Look up in the sky—it’s a bird! It’s a plane! It’s Super GeForce! Last week’s rumors and mistaken Amazon listings were apparently true, because Nvidia has announced the GeForce RTX 2060, 2070, and 2080 family of Super graphics cards. Nvidia’s refreshed Turing lineup includes some purportedly meaty boosts to performance which could heavily shift the balance of price vs performance against not only AMD’s current Radeon RX Vega lineup but the upcoming Navi-based RX 5700 cards, too.
As expected, the RTX 2060 and 2070 Super got substantial bumps in CUDA core counts over their predecessors. The 2060 also benefits from a wider 256-bit memory bus with 8 GB of VRAM, up from six on the original. According to Nvidia, the RTX 2060 Super is upwards of 22% faster than the vanilla version, while the RTX 2070 Super is apparently 25% faster than the base 2070. Along with the additional raster resources, Nvidia has also blessed these new GPUs with additional ray-tracing hardware. Here’s how the new lineup officially matches up with the old.
|RTX Card||CUDA Core Count||VRAM||RTX TOp/s||Price|
|RTX 2060||1920||6 GB 192-bit||37||$349 (Amazon)|
|RTX 2060 Super||2176||8 GB 256-bit||41||$399|
|RTX 2070||2304||8 GB 256-bit||42||$479 (Amazon)|
|RTX 2070 Super||2560||8 GB 256-bit||52||$499|
|RTX 2080||2944||8 GB 256-bit||57||$699 (Amazon)|
|RTX 2080 Super||3072||8 GB 256-bit||63||$699|
We don’t have to rely on manufacturer numbers, though, because early reviews of the RTX 2060 and 2070 Super have hit the web today. AnandTech, TechPowerup, HotHardware, and the Guru of 3D all found the $500 RTX 2070 Super to perform within spitting distance of the $700 RTX 2080. Against AMD’s competition, the sites all found the RTX 2070 to either catch or leapfrog the $680 7-nanometer Radeon VII more often than not, too. AMD has been comparing the Navi-based Radeon RX 5700XT favorably to the RTX 2070, but according to reviews around the web, Nvidia is retiring the older version when the Super version hits retail on July 9.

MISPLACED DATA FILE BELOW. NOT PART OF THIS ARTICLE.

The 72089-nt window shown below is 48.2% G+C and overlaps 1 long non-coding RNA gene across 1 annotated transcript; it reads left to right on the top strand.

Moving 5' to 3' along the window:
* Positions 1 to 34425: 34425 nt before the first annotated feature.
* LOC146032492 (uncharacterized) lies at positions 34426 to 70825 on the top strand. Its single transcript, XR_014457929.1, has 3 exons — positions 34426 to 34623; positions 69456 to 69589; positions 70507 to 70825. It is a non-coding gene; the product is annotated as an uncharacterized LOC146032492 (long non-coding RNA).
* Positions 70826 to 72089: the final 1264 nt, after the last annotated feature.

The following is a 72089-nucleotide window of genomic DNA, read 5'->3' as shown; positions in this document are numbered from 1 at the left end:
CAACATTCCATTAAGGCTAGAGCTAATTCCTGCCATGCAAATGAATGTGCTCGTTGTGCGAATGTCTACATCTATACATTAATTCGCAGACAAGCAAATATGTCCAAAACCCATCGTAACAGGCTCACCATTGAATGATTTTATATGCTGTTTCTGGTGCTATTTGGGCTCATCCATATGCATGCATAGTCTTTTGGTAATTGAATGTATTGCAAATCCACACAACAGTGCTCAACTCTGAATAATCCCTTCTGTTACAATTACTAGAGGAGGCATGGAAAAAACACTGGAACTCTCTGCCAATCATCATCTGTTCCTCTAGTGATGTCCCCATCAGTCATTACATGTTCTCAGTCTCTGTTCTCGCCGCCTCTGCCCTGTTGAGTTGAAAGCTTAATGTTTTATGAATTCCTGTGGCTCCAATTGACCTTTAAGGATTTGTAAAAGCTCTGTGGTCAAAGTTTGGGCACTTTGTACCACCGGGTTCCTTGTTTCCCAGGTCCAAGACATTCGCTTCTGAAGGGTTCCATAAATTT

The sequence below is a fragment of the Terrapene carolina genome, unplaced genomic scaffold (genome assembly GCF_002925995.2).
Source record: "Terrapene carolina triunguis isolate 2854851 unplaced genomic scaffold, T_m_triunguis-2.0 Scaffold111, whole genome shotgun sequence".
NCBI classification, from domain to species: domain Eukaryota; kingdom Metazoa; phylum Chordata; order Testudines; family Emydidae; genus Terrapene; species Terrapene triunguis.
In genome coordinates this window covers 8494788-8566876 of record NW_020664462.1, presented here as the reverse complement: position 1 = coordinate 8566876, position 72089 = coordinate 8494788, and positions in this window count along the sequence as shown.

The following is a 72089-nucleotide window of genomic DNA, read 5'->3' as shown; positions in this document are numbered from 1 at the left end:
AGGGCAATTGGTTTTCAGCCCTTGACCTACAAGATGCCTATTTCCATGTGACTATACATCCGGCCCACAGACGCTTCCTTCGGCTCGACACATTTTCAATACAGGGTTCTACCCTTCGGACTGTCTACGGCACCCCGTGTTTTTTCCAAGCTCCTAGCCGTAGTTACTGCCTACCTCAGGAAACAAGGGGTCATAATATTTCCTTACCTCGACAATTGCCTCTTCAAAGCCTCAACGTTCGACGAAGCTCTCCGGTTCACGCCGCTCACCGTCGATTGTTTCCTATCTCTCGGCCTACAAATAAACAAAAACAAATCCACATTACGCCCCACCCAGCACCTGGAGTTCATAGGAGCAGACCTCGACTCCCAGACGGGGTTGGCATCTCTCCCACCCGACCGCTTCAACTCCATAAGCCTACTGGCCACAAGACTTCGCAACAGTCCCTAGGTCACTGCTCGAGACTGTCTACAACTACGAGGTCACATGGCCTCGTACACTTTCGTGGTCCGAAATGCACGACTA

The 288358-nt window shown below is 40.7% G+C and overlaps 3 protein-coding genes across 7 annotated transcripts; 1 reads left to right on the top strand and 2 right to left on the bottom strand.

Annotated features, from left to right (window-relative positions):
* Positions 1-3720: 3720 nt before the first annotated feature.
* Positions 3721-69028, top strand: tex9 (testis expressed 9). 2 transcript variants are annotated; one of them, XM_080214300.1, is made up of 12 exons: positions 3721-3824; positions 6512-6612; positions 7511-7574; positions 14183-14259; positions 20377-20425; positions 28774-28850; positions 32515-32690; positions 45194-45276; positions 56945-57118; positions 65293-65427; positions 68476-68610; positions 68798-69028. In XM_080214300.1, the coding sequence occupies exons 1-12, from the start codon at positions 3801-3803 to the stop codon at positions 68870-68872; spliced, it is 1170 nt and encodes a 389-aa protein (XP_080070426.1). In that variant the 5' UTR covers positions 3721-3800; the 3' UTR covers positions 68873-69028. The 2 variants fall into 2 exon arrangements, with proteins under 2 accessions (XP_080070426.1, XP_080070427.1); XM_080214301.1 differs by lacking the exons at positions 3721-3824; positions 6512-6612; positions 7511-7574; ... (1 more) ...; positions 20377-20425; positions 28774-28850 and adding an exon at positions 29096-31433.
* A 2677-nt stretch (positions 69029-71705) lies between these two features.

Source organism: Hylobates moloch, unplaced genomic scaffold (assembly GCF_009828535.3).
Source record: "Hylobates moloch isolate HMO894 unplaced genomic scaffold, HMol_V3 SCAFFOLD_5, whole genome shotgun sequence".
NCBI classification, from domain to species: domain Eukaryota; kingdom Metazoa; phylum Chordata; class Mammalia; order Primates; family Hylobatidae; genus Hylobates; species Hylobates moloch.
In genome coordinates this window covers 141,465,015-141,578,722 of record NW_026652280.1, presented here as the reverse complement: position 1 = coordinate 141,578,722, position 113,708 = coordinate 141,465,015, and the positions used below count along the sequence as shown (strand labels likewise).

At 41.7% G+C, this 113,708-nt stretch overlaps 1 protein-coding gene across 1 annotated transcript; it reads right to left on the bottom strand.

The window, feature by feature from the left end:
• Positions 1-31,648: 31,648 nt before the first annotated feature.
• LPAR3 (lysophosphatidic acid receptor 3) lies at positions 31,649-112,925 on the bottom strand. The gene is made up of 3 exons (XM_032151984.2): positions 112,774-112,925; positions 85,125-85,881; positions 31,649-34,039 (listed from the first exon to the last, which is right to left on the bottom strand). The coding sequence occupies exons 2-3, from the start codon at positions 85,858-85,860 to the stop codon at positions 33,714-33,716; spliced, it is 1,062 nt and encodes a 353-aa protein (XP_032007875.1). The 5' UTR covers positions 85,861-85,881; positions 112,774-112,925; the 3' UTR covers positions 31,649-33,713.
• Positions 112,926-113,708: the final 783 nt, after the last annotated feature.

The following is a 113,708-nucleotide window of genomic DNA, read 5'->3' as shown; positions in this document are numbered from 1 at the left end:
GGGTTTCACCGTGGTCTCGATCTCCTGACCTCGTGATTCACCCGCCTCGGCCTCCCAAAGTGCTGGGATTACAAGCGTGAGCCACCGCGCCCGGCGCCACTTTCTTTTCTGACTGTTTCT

On the lower end, value has shifted significantly as well. The RTX 2060 Super isn’t launching at the RTX 2060’s $349 price point—the older card will be sticking around for now—but at $400 it still compared favorably to the original RTX 2070 and Vega 64. The new baby RTX never quite surpassed its older sibling, but in nearly every benchmark, it surpassed the older, pricier Vega 64. We’ll have to wait for the Radeon RX 5700 and 5700XT to launch later this month to see how AMD’s new tech fares against the green team, though. Look for GeForce RTX 2060 Super cards to hit the streets on July 9 alongside the 2070 variants.
Nvidia also announced the RTX 2080 Super today, but no reviews have hit the web today for that model. The fastest Super card won’t launch until July 23, at which time the company will also retire the vanilla RTX 2080. Nvidia partner cards will no doubt be announced shortly with their own customized boost speeds and custom cooling solutions, but no official listings have made their way to e-tail just yet.
Hardware isn’t all that Nvidia announced today. When the RTX 2060 and 2070 Super cards hit retail on July 9, the company will also release FrameView, a GPU monitoring utility for its graphics cards. The application will report framerates and frame times, along with power consumption and performance per watt metrics. Nvidia says FrameView will support all of the major Windows APIs and UWP games, and will be available for download from Nvidia’s site.